Pristina Pride: a protest or a celebration?

During June 6 – 9, the capital city of Kosovo is welcoming LGBTI+ activists and supporters for the 6th Pride Week. This year’s slogan “EDHE N’SHTET, EDHE N’FAMILJE” (“We’re in the state, we’re in the family”) represents the presence and the denied existence of LGBTI+ persons in both, state and families. Moreover, it is also a message that reflects recent political events related to rights of LGBTI+ community in Kosovo. 

Many countries in the world, particularly in Europe, have achieved certain rights and freedoms, which allow them to make Pride a celebration of love and acceptance. Unfortunately, this is still not a case of Kosovo, where community has been struggling for acceptance from families and from the state for years.

Even though according to the constitution it is illegal to discriminate a person based on sexual orientation, not many actions have been made in order to support the community. Earlier this year the Civil Code was proposed in the assembly of Kosovo, which included a paragraph stating that same-sex unions are allowed, but will be regulated by a separate law. However, many members of parliament were not in favour of it, and the draft did not pass. The community felt neglected and frustrated, as the result of homophobic statements and discussions, caused by the proposal.

Political topics in focus

These recent events bring a special meaning to this year’s slogan. “We’re in the state” – because of lack of support from institutions, and “we’re in the family” – because of existing threats and violence that LGBTI+ persons experience even in their closest circles.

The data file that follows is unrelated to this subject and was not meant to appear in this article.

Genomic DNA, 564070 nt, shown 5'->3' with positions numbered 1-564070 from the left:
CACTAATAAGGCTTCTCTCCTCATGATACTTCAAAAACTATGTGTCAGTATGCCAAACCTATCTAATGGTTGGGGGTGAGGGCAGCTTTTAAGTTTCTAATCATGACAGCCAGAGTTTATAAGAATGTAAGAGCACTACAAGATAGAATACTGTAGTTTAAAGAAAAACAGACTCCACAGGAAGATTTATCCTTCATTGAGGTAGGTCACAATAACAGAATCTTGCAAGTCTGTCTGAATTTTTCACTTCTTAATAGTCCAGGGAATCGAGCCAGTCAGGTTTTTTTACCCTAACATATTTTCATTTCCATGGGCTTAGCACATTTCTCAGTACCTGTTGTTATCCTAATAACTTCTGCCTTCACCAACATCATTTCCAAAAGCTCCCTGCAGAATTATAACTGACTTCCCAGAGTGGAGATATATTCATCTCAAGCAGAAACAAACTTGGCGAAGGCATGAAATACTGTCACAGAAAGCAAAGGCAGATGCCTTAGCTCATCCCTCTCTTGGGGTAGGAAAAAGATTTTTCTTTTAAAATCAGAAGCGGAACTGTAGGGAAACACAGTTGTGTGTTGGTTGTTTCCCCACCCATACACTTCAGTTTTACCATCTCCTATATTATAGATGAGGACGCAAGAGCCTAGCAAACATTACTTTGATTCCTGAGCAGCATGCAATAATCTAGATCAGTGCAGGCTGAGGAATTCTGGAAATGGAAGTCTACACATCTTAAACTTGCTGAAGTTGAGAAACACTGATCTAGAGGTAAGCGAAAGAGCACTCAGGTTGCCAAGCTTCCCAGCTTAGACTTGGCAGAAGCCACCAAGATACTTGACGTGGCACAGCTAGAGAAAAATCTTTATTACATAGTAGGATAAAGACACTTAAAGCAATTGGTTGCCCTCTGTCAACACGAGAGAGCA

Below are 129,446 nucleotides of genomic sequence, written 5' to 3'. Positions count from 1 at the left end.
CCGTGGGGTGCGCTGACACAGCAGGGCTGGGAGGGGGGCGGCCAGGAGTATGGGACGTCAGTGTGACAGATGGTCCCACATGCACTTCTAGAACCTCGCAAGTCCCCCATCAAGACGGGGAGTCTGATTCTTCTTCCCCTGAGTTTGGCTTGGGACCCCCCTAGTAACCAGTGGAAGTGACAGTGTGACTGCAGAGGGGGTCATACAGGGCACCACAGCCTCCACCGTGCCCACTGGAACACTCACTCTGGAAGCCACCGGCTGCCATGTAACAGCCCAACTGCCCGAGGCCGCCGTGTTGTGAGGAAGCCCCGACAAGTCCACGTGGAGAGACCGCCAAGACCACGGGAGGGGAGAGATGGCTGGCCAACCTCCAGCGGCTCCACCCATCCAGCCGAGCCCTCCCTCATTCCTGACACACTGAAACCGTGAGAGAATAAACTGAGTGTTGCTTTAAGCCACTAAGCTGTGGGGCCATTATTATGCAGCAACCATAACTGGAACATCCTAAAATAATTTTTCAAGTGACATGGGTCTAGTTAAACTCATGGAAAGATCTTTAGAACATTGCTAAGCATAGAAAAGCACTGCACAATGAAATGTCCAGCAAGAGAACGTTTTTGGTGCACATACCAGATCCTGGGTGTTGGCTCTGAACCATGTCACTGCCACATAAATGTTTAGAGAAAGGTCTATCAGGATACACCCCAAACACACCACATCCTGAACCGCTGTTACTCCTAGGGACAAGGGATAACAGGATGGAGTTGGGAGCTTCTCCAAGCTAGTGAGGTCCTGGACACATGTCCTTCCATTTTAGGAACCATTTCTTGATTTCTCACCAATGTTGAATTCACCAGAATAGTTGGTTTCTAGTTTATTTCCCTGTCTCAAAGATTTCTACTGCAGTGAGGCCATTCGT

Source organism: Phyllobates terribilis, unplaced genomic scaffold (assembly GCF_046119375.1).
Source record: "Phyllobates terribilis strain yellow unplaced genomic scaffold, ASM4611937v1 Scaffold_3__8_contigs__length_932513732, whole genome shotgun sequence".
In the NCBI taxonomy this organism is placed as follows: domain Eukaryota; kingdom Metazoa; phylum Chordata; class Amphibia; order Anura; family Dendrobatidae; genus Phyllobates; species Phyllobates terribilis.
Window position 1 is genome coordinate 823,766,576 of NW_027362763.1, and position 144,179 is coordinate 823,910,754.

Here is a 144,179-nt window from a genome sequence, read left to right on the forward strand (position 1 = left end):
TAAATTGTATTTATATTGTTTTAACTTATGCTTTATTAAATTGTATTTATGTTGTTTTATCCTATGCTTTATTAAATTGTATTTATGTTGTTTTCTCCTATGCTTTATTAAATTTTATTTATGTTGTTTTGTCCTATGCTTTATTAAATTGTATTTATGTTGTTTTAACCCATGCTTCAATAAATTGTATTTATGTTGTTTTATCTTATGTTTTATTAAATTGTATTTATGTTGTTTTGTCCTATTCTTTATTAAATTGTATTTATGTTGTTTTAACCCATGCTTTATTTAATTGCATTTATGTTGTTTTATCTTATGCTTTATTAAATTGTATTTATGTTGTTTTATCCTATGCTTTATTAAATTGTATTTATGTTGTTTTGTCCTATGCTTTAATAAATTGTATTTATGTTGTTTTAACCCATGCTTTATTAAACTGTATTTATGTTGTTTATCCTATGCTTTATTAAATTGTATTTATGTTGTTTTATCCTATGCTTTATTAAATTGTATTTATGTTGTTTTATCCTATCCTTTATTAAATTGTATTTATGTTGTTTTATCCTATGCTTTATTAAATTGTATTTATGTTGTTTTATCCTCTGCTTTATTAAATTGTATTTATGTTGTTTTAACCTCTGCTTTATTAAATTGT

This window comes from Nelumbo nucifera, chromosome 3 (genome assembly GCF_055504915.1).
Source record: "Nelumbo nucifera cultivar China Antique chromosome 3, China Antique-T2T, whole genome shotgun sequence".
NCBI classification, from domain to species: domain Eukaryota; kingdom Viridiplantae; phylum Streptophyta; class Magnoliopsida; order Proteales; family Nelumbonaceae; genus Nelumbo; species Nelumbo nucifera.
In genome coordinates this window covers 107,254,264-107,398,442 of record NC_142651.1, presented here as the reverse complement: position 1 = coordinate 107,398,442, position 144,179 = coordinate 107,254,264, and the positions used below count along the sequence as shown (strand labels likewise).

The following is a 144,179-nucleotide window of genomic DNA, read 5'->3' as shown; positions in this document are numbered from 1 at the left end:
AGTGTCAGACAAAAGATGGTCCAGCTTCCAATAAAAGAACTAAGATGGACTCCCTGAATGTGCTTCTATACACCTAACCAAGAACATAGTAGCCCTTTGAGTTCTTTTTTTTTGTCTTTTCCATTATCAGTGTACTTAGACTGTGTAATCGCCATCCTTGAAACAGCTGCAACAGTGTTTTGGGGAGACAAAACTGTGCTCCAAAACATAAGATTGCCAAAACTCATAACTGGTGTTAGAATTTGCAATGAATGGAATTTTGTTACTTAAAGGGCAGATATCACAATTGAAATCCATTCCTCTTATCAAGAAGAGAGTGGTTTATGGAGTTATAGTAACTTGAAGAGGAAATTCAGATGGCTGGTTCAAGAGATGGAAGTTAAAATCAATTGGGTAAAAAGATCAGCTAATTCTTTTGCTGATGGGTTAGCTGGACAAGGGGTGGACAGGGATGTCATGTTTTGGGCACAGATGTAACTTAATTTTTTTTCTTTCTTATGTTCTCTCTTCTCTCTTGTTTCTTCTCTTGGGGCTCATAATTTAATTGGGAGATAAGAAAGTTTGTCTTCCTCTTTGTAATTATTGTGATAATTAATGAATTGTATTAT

In a place where the society and the family are heteronormative and patriarchal, the state must provide security for persons who do not feel safe from the oppressive mentality these two institutions produce.

“Political parties, government, and the presidency, on the other hand, do not prioritize LGBTIQ + rights; instead, they use queer persons to gain power. While they appear progressive in closed roundtables with internationals and civil societies, they try to avoid discussing sexual orientation and gender identity in campaigns and communication with voters. This year the Pride Parade, in addition to celebrating, returns to its essence of protesting,” says one of the organisers.

Diversity of agenda

This year Pride Week in Pristina includes a number of various events all over the city, such as a conference, street action, discussions, exhibitions, and parties. The diverse spectrum of topics and activities gives an opportunity to attract diverse audience and create a significant impact.
The Pride Parade itself will take place on 9 June and will become the highlight and culmination of the programme.

Detailed programme of the week can be found at the Pride official website.

We contribute!

Civil Rights Defenders has been a part of the organising group of Pristina Pride since its very first Pride back in 2017. Throughout the years, the organisation has supported many activities of Pristina Pride. This year, besides being part of an advocating group that is pushing for a civil code that includes same sex marriages, Civil Rights Defenders was a part of the organising group for Pristina Pride, fully supported the creation and design of Pristina Pride website, and has contributed to organising various events that are happening during the week.

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